"Go for the Failure": Modernist Feminist Failure and the Fiction of Vita Sackville-West, Sylvia Townsend Warner, and Jean RhysPublic Deposited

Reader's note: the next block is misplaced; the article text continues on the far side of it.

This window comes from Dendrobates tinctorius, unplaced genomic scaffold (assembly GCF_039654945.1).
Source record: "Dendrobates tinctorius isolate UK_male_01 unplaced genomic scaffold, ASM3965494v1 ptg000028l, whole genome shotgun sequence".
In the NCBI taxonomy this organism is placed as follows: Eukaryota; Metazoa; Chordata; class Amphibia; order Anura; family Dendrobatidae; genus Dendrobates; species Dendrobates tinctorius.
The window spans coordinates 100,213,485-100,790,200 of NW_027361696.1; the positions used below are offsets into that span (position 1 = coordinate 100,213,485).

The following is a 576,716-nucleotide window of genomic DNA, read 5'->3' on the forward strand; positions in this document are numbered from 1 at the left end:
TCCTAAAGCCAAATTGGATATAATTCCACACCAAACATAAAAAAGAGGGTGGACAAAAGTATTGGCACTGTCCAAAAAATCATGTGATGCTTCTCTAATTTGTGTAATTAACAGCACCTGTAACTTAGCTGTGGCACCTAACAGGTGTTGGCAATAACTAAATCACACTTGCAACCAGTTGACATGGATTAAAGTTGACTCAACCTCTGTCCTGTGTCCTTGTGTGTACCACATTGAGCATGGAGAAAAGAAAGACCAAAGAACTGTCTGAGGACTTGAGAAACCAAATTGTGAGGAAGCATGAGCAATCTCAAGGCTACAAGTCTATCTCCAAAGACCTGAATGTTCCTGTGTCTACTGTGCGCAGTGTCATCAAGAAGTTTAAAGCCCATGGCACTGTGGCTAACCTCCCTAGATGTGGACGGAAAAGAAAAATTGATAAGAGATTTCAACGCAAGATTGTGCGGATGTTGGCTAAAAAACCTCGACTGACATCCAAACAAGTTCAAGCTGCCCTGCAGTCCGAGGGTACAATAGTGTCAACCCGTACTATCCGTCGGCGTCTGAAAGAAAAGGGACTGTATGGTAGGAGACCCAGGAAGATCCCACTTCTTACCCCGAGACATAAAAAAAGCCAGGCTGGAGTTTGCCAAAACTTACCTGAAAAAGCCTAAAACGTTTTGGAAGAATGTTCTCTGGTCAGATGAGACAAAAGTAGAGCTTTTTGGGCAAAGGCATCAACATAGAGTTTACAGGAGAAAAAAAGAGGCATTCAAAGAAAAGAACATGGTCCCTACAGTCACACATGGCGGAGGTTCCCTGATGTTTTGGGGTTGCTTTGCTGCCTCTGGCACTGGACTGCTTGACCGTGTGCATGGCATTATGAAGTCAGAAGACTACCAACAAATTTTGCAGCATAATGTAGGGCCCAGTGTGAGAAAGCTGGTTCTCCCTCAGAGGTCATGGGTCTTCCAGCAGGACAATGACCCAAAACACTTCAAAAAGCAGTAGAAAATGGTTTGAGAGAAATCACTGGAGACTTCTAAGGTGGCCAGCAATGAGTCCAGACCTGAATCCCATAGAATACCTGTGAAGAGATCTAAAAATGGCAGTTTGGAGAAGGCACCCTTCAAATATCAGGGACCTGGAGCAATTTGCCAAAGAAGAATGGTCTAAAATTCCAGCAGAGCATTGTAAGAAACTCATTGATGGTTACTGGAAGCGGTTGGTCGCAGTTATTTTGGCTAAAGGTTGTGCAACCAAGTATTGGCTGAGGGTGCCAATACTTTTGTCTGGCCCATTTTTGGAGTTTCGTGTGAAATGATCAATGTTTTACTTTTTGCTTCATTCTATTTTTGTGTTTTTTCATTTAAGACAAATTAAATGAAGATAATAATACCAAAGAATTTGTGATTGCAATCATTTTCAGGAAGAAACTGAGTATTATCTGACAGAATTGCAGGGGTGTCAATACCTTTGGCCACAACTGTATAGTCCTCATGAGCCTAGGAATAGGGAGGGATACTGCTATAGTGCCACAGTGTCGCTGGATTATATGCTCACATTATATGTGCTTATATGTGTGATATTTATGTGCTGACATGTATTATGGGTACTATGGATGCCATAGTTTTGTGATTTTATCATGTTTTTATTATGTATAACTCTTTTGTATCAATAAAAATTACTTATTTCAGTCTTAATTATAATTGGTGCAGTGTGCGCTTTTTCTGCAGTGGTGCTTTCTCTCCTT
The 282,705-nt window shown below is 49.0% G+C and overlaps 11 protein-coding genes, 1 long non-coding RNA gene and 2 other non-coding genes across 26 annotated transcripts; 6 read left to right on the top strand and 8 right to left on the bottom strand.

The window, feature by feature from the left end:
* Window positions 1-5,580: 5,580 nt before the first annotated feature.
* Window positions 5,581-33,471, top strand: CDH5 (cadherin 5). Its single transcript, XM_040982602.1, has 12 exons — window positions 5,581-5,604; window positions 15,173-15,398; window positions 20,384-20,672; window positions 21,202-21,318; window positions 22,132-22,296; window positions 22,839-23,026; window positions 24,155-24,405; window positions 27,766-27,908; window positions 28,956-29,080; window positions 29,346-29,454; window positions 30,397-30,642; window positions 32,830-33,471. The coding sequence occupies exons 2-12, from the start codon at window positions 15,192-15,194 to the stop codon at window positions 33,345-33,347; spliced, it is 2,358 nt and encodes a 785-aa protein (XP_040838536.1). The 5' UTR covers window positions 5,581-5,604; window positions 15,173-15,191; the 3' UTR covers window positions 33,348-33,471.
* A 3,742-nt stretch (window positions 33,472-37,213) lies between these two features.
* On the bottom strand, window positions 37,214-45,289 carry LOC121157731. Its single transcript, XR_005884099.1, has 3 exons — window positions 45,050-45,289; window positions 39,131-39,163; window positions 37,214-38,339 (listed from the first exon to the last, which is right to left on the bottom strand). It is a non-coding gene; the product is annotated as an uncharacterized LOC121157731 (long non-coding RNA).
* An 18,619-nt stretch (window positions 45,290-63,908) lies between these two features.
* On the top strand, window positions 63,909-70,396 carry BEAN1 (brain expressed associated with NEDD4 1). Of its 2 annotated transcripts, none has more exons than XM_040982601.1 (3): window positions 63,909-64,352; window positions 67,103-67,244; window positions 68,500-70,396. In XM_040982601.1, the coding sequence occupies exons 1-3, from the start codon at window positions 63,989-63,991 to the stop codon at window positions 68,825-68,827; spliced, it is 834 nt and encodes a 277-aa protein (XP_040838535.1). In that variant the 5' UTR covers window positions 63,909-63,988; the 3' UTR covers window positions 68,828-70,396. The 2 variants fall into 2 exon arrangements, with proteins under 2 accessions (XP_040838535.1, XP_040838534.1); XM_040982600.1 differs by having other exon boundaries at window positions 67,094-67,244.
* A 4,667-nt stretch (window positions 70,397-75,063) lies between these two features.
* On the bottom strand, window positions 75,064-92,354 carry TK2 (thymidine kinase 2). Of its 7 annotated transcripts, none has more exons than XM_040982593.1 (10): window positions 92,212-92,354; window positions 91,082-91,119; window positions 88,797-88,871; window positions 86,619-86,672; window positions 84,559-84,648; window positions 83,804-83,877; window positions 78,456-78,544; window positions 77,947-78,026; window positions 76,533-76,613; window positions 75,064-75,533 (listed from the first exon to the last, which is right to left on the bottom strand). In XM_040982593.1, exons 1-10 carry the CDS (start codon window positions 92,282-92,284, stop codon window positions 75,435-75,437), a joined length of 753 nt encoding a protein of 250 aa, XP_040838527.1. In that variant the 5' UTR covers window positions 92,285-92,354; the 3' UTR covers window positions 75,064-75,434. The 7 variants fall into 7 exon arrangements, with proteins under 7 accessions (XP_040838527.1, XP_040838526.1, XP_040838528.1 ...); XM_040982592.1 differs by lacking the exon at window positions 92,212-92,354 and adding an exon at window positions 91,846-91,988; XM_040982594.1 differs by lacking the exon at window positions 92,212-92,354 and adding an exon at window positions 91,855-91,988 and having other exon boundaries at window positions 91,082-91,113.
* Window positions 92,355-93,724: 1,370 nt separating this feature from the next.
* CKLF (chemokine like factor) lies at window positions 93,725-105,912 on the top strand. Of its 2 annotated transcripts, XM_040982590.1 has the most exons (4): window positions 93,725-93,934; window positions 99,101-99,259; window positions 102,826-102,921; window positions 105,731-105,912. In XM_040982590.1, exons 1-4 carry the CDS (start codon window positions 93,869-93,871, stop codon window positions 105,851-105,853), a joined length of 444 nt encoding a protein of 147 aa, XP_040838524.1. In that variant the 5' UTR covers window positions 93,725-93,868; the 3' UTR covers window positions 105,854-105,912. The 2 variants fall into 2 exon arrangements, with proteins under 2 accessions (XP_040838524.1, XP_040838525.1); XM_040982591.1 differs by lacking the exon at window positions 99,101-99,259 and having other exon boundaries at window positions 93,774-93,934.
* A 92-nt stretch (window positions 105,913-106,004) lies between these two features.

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This dissertation analyzes the gendered and often contradictory representations of women's failure in the fiction of Vita Sackville-West, Sylvia Townsend Warner, and Jean Rhys who, I argue, each critique and expand the possibilities of modernist aesthetics and feminist expression through their depictions of the politics and pleasures of women's failure. I bring these authors together because they differ significantly in their aesthetics, feminist interventions, and relationship to "high" modernism. These differences enable them to challenge the modernist canon in distinct ways, and reveal how the institutional formation and biases of "modernism" have failed them. My reading of failure takes up Jack Halberstam's recuperative reading in The Queer Art of Failure (2011), where failure is re-read as a queer and feminist subversion of heteropatriarchal expectations. However, I problematize a purely affirmative ideal of failure by examining narratives of both liberating and oppressive failure. Sackville-West and Warner create protagonists who enthusiastically embrace failure as an alternative source of identification that is less bound to patriarchal ideals and norms of domination; as such, these protagonists carve out their own livable spaces—no matter how fleeting or compromised—within oppressive structures. In contrast, Rhys depicts failure as a decisively destructive social identifier thrust upon marginalized women who lack the social power to recuperate that label into a feminist identification. By putting constructive and devastating accounts of "failed" women in dialogue, I assert that embracing failure is a privileged form of feminist resistance. In turn, these authors critique the material conditions of women's subjugation in the early twentieth century at the same time that they challenge literary modernism and early feminism. These authors willfully "fail" literary conventions for their own political and aesthetic aims, and their protagonists "fail" and expand the possibilities of early feminist discourse through their ambivalent and even resistant approaches to first-wave feminist orthodoxy. Ultimately, this dissertation examines not only the narrative possibilities of women's failure but also the debates about the meanings of modernism and feminism, from the early twentieth century to today.
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